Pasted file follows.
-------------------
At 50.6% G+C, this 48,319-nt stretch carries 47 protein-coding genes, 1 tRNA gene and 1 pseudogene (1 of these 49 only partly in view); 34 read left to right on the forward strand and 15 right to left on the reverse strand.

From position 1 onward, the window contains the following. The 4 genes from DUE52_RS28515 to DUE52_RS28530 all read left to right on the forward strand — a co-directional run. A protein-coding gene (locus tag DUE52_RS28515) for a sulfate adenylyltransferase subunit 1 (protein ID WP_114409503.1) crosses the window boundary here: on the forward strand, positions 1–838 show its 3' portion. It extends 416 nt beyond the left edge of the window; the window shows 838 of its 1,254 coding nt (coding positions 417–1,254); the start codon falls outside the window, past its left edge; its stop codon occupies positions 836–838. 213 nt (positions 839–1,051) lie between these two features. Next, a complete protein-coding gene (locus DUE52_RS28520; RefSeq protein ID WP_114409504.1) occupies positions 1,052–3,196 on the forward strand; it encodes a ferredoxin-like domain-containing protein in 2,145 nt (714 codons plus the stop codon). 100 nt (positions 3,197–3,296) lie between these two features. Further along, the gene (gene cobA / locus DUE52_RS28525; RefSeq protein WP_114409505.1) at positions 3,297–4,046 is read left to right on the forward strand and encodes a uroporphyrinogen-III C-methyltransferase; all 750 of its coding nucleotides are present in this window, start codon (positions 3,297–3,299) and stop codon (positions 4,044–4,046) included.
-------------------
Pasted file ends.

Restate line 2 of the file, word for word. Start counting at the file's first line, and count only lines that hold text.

From position 1 onward, the window contains the following. The 4 genes from DUE52_RS28515 to DUE52_RS28530 all read left to right on the forward strand — a co-directional run. A protein-coding gene (locus tag DUE52_RS28515) for a sulfate adenylyltransferase subunit 1 (protein ID WP_114409503.1) crosses the window boundary here: on the forward strand, positions 1–838 show its 3' portion. It extends 416 nt beyond the left edge of the window; the window shows 838 of its 1,254 coding nt (coding positions 417–1,254); the start codon falls outside the window, past its left edge; its stop codon occupies positions 836–838. 213 nt (positions 839–1,051) lie between these two features. Next, a complete protein-coding gene (locus DUE52_RS28520; RefSeq protein ID WP_114409504.1) occupies positions 1,052–3,196 on the forward strand; it encodes a ferredoxin-like domain-containing protein in 2,145 nt (714 codons plus the stop codon). 100 nt (positions 3,197–3,296) lie between these two features. Further along, the gene (gene cobA / locus DUE52_RS28525; RefSeq protein WP_114409505.1) at positions 3,297–4,046 is read left to right on the forward strand and encodes a uroporphyrinogen-III C-methyltransferase; all 750 of its coding nucleotides are present in this window, start codon (positions 3,297–3,299) and stop codon (positions 4,044–4,046) included.